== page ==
[Beowulf] Parallella funding goals were met
diep at xs4all.nl
Wed Oct 31 02:52:24 PDT 2012
Tim someone reported me it doesn't have a floating point
Note that there is 50+ co processors like this around.
In the low power area with simple cpu's, the only thing that matters
is the price
of producing it.
It is very common to buy SOC's and use a co processor for specific
For example for encryption.
The advantage of a co processor at such SOC's is that latency to it
from the ARM/MIPS processor to the co processor.
So it's all about production price. If you just produce 1000-10k cpu's,
you can produce a FPGA prototype for say $50.
That's just the co processor price.
That's a high price and renders a CPU useless.
If you say however: "i want to produce it in 28 nm".
Then if you produce a few million of them, you can produce it for a
of that price. Maybe $5.
Now THEN you have an interesting co processor as it costs me only $5
to put it in the SOC.
It's all about price in this industrial engineering area. Nothing
else matters if you want to sell something there.
On Oct 31, 2012, at 4:23 AM, Tim Mattox wrote:
> Each of the 16 processors on the chip has a single precision floating
> point unit,
> which includes multiplication. What it doesn't have is 64-bit
> floating point.
> And they already have samples at 28nm, so get off your high horse
> and admit
> that you got this wrong. It is a cool project and I look forward to
> seeing these
> boards next year.
> See page 36 of the epiphany_arch_reference_3.12.10.03.pdf found here:
> Quoted here:
> 7.1.4 Floating-Point Unit
> The floating-point unit (FPU) complies with the single precision
> floating point IEEE754
> standard, executes one floating-point instruction per clock cycle,
> supports round-to-nearest even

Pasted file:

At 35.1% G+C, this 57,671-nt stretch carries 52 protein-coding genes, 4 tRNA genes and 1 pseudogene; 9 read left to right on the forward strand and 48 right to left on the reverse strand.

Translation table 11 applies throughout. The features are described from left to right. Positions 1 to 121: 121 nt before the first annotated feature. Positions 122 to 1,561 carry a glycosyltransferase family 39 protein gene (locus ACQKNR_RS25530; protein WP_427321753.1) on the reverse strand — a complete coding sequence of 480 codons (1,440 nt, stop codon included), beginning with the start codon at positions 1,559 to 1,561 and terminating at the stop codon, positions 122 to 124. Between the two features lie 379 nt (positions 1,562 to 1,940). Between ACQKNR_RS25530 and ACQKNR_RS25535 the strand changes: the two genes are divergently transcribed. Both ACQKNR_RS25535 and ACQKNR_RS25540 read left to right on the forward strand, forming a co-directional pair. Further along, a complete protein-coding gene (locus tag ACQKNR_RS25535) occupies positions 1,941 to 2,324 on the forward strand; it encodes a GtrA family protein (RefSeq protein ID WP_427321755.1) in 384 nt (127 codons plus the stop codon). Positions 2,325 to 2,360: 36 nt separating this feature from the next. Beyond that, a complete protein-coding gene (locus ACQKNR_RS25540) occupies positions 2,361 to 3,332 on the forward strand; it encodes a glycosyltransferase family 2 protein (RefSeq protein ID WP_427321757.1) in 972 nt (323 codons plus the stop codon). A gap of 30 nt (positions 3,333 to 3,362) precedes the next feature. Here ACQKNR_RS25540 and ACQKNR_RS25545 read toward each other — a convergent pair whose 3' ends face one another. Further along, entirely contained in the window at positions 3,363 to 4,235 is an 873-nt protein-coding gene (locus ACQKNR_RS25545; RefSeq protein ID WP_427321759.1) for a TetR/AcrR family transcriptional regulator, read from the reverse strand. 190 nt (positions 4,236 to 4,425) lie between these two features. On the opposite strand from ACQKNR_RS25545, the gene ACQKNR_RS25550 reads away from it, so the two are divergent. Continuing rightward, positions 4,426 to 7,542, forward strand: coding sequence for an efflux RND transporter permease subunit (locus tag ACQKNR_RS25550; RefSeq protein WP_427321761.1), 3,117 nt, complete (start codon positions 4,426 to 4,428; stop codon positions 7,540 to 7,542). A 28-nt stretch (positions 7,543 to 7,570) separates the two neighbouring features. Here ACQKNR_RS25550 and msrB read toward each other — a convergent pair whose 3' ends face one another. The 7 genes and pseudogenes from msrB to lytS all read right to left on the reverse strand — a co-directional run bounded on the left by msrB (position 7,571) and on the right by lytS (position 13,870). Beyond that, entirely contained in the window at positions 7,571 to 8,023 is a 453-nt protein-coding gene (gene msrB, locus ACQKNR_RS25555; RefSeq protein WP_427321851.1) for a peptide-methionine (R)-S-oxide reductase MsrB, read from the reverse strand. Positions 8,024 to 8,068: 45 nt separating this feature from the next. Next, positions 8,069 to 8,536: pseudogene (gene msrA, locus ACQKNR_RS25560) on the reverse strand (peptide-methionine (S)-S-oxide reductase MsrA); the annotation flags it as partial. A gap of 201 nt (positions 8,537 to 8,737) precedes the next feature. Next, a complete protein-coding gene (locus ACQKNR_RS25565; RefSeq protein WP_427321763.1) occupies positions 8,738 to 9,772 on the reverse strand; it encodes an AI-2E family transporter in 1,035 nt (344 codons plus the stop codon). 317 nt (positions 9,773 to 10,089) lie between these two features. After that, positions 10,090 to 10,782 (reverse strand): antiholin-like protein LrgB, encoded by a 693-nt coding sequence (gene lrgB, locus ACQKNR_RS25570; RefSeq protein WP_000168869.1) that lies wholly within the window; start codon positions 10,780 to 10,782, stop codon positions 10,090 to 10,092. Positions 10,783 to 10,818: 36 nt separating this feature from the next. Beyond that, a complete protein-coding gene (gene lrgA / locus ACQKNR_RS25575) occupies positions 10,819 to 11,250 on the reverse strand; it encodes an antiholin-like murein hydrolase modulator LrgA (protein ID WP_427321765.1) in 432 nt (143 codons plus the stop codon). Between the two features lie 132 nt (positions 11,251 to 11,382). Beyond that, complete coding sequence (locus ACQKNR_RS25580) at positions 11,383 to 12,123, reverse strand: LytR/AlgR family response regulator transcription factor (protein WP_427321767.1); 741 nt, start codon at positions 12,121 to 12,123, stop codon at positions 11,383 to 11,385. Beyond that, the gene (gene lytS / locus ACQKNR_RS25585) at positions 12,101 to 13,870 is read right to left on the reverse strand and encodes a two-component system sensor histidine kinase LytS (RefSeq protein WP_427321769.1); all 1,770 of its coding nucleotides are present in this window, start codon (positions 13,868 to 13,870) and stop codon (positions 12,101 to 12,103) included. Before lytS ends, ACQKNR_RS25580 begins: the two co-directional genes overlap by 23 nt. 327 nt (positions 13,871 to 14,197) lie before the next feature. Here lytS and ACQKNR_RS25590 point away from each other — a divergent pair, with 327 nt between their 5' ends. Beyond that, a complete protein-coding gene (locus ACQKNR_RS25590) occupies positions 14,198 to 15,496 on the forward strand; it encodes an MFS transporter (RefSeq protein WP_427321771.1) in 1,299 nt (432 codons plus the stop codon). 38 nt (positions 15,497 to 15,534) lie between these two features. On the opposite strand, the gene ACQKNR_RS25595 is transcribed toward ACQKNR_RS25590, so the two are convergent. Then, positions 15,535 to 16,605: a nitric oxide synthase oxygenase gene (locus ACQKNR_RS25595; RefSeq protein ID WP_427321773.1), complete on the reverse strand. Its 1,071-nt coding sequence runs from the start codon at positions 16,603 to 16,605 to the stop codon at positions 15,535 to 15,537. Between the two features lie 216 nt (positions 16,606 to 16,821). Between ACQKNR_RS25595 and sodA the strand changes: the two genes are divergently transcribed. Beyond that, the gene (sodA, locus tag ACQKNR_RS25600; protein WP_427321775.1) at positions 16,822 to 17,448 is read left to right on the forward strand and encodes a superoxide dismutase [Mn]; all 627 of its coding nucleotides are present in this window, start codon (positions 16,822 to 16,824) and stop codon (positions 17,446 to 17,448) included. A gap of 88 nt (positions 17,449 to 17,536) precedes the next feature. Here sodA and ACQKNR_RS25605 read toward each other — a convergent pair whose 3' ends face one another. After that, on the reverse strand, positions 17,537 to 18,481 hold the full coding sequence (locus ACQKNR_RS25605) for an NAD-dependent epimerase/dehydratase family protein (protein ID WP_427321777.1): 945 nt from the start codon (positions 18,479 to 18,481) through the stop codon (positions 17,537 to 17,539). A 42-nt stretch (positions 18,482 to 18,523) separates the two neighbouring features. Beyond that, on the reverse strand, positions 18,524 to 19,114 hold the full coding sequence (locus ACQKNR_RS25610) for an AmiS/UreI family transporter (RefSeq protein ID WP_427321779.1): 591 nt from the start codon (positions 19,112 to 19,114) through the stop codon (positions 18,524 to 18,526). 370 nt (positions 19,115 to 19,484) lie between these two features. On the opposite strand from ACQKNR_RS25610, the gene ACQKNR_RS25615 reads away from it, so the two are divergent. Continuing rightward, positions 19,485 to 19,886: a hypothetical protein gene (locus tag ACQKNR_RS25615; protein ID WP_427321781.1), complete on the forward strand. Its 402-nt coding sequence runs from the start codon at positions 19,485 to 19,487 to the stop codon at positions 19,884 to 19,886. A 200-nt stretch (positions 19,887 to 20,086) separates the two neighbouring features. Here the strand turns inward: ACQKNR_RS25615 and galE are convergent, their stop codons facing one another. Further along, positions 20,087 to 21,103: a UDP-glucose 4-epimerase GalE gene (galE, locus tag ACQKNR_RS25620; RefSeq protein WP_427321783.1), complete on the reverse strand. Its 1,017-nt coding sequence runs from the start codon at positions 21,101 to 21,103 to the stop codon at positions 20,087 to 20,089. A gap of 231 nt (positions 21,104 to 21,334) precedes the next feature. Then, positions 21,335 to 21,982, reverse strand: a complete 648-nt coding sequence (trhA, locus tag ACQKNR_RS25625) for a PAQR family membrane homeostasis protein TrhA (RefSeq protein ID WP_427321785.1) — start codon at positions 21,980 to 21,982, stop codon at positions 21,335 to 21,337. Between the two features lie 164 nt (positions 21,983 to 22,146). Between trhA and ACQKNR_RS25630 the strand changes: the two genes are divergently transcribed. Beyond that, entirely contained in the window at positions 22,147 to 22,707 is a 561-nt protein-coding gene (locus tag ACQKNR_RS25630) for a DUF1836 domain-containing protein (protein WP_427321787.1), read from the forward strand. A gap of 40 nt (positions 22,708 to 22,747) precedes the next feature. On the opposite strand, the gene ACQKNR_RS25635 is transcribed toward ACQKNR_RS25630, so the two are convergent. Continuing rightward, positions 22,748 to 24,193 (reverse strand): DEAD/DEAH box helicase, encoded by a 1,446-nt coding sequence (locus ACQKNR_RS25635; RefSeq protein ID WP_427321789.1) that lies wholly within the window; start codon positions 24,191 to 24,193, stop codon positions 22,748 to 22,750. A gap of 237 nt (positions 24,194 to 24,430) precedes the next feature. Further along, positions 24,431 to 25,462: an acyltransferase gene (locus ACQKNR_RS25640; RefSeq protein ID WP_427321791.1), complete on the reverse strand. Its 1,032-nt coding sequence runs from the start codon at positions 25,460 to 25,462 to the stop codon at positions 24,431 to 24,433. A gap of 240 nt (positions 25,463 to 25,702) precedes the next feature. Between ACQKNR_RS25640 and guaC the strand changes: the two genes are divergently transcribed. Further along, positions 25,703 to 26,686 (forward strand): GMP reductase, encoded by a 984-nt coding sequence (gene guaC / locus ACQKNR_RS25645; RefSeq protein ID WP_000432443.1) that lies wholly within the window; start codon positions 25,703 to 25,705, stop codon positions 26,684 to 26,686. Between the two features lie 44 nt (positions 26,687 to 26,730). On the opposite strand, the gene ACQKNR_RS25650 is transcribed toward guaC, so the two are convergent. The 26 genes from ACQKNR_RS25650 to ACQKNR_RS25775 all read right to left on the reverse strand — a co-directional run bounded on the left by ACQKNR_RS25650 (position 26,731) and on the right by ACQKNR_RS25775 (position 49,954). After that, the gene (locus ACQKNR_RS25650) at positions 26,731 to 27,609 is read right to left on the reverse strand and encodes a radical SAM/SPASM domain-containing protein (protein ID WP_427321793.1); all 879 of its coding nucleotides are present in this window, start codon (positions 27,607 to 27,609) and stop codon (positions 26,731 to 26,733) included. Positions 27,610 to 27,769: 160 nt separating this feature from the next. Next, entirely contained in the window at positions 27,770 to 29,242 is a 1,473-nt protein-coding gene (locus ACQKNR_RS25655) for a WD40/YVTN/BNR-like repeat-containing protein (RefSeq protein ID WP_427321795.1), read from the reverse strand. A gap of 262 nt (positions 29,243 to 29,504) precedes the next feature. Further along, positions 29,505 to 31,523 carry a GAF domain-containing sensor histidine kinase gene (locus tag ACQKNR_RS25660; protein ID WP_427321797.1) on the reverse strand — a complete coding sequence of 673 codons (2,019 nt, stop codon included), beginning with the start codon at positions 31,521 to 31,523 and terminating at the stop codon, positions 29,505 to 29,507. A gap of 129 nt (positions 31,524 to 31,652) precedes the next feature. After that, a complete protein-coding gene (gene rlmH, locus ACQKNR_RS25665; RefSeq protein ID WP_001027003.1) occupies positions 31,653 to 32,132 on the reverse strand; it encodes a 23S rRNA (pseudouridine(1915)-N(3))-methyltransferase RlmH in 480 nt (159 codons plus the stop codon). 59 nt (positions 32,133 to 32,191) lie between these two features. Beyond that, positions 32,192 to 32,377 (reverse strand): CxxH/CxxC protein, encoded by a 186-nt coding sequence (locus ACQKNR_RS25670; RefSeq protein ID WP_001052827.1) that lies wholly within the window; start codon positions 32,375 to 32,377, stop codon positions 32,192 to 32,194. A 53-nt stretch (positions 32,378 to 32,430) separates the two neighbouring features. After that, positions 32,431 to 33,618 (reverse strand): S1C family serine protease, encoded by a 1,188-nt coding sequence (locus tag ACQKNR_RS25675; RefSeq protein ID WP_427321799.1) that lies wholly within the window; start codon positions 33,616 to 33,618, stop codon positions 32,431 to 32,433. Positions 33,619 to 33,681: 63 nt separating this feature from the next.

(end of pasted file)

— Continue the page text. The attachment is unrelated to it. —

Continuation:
> and round-to-zero rounding modes, and supports floating-point
> exception handling. The
> operations performed are: addition, subtraction, fused multiply-add,
> fused multiply-subtract,
> fixed-to-float conversion, absolute, float-to-fixed conversion.
> Operands are read from the 64-entry register file and are written back
> to the register file at the
> end of the operation. No restrictions are placed on register usage.
> Regular floating-point
> operations such as floating-point multiply/add read two 32-bit
> registers and produce a 32-bit
> result. A fused multiply-add instruction takes three input operands
> and produces a single
> accumulated result. A large number of floating-point signal-processing
> algorithms use the
> multiply-accumulate operations, and for these applications the fused
> operations has the potential
> of reducing the number clock cycles significantly.
> On Sat, Oct 27, 2012 at 6:02 AM, Vincent Diepeveen <diep at xs4all.nl>
>> Not gonna be easy for him.
>> Last time i checked producing a low volume low power chip in a couple
>> of thousands
>> it was $50 a chip.
>> He'll have to deliver now a few thousands of ARM socs with such a co
>> processor for $99 a person
>> around may 2013, and the co processor must have at least 16
>> Then there is shipment costs and the ARM SOC costs.
>> Now in Europe there would be VAT on top of the total amount as well,
>> making it tougher
>> to get the total costs at $99. In most nations VAT is just above 21%
>> going up to 25% in Eastern Europe.
>> So there is going to be very little, if any, profit on this.
>> At most a few dollars.
>> All this for a co processor that's supposed to not have a
>> multiplication unit - so it can't comply to OpenCL.
>> On Oct 27, 2012, at 10:48 AM, Eugen Leitl wrote:
>>> Thanks to everybody who contributed!
>>> pledged of $750,000 goal
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> Tim Mattox, Ph.D. - tmattox at gmail.com
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